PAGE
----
For Diana Orinda-Burns, rearranging by cutting and pasting shapes and colours to provide curious, resolved compositions with various papers and her own prints, provides the impetus for her collaged monoprints. The inspiration for the work in this exhibition may be found in the natural world. In her garden irises grow, their shapes complex and intriguing, the colours bold and beautiful, compelling in their structure, contradictory in their appearance of strength and fragility. The White Shadow series is an exploration of contemplation and endeavour, death and beauty, and a search for the profundity of stillness, an inquiry into the invisible power of beauty and creativity. Aesthetics plays an important part in these collaged prints, as does the idea that shadows are associated with the idea of the unseen or hidden aspects of ourselves and the world. The symbolism of the iris and the fleur-de-lis are interpreted through the colours of the golden browns of the earth and the ultramarine sky. These playful collage compositions explore the joy of the creative spirit.

A relative latecomer to printmaking after originally working in the fields of drawing and painting, Loris Button’s printed collages emerge from cutting skills acquired in a former working life in the graphic arts and publishing industries. These skills, together with a love of printed and handmade papers inform her approach to printmaking. Revisiting old blocks and making new ones in combination with collage and chine collé has become the focus of her work in recent years. The Van Eyck’s Turban series is based in part on the 1433 painting, Portrait of a Man by Jan van Eyck, in which he wears a magnificent red turban. One of her first linoprint images was based on that wonderful portrait, and she has since returned to it repeatedly to create new prints, drawings and paintings. In this instance, the face has been removed, leaving only the shape and form of the intricately wound cloth as the subject matter. This new body of work considers the diversity of outcomes available through a single linocut block – an exploration of form, colour, pattern and repetition is at the heart of this meditation on a single image – one that has drawn the artist back time and again over more than twenty years.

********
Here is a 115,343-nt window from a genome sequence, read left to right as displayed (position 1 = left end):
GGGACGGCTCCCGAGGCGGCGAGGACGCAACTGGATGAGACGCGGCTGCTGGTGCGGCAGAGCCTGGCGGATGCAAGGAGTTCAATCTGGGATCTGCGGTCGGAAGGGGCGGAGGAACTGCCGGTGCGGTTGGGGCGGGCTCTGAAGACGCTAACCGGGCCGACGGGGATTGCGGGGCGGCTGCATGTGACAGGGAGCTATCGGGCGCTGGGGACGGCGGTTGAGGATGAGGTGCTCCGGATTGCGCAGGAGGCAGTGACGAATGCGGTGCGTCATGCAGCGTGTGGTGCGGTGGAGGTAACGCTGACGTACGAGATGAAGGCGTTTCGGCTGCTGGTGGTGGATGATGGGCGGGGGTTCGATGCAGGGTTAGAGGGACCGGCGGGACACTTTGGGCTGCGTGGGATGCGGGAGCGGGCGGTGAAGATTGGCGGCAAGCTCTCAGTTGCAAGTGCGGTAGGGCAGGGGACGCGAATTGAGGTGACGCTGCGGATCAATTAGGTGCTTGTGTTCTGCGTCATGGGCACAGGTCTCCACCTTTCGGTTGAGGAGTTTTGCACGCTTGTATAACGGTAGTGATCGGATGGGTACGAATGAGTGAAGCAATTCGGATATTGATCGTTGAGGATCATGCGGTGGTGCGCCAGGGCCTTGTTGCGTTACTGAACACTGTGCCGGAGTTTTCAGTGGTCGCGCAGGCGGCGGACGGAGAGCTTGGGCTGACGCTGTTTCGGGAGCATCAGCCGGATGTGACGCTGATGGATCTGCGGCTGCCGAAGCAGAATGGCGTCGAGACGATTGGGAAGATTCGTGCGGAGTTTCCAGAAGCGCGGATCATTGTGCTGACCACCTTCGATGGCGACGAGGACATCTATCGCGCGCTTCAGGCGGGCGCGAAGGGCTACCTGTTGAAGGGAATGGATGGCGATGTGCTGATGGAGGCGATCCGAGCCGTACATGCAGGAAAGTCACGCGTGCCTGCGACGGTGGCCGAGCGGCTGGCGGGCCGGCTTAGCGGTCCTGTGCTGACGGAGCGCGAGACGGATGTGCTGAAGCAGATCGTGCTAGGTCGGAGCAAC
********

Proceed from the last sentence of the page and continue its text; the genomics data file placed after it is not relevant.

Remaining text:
Dianne Longley’s artist books speak to the notion of destiny: chance events, random moments, intersections, accidental choices and considered decisions. Her fantastic worlds and mystical dreamscapes often combine primordial plant forms with fanciful figures and imagined landscapes. Inhabiting these liminal worlds are a cast of creatures and plants which are combined to create various peculiar and curious scenarios. Her characters live in a world where nothing is certain. Some of her works are playful and whimsical, others are more layered and speculative in intent. New work created for the STUCK exhibition takes the form of artist books created from black and white prints originally editioned in the late 1980s. Pavilion of Dreams and House of Good Fortune were created using a concertina book structure, with the original etchings cut and hand-tinted, and pasted or ‘stuck’ onto the accordion pages. Attention was paid to the back of the book with decorative elements pasted there too. The House of Good Fortune print was a PCA commission print in 1989.

Rather than being held together by subject matter or theme, for these five artists STUCK places a focus on the simple gluing process that connects our work, and the widely varying outcomes that occur as we all apply the same sticky techniques to our differing subject matter and imagery.

STUCK is at the Print Council of Australia Gallery,, 18 June-5 July, opening reception Thursday 20 June 5-7pm.